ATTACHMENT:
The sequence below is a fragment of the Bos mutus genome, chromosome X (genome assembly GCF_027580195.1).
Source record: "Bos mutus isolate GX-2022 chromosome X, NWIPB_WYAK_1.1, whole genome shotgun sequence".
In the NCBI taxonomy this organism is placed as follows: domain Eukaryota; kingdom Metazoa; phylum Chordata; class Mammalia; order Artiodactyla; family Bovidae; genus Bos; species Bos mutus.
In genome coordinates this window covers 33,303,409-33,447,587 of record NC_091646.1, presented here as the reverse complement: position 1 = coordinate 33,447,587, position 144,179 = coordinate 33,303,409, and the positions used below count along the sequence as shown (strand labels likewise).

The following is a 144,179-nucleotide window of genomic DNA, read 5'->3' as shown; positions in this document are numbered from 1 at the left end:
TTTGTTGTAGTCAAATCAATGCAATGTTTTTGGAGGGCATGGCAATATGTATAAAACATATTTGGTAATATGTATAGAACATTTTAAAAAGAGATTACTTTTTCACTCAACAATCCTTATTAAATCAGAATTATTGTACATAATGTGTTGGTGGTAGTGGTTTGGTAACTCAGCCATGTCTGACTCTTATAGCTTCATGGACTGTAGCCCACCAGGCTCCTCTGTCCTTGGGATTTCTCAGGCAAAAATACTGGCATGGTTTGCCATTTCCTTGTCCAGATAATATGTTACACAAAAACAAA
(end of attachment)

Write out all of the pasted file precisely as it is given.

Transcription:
The sequence below is a fragment of the Bos mutus genome, chromosome X (genome assembly GCF_027580195.1).
Source record: "Bos mutus isolate GX-2022 chromosome X, NWIPB_WYAK_1.1, whole genome shotgun sequence".
In the NCBI taxonomy this organism is placed as follows: domain Eukaryota; kingdom Metazoa; phylum Chordata; class Mammalia; order Artiodactyla; family Bovidae; genus Bos; species Bos mutus.
In genome coordinates this window covers 33,303,409-33,447,587 of record NC_091646.1, presented here as the reverse complement: position 1 = coordinate 33,447,587, position 144,179 = coordinate 33,303,409, and the positions used below count along the sequence as shown (strand labels likewise).

The following is a 144,179-nucleotide window of genomic DNA, read 5'->3' as shown; positions in this document are numbered from 1 at the left end:
TTTGTTGTAGTCAAATCAATGCAATGTTTTTGGAGGGCATGGCAATATGTATAAAACATATTTGGTAATATGTATAGAACATTTTAAAAAGAGATTACTTTTTCACTCAACAATCCTTATTAAATCAGAATTATTGTACATAATGTGTTGGTGGTAGTGGTTTGGTAACTCAGCCATGTCTGACTCTTATAGCTTCATGGACTGTAGCCCACCAGGCTCCTCTGTCCTTGGGATTTCTCAGGCAAAAATACTGGCATGGTTTGCCATTTCCTTGTCCAGATAATATGTTACACAAAAACAAA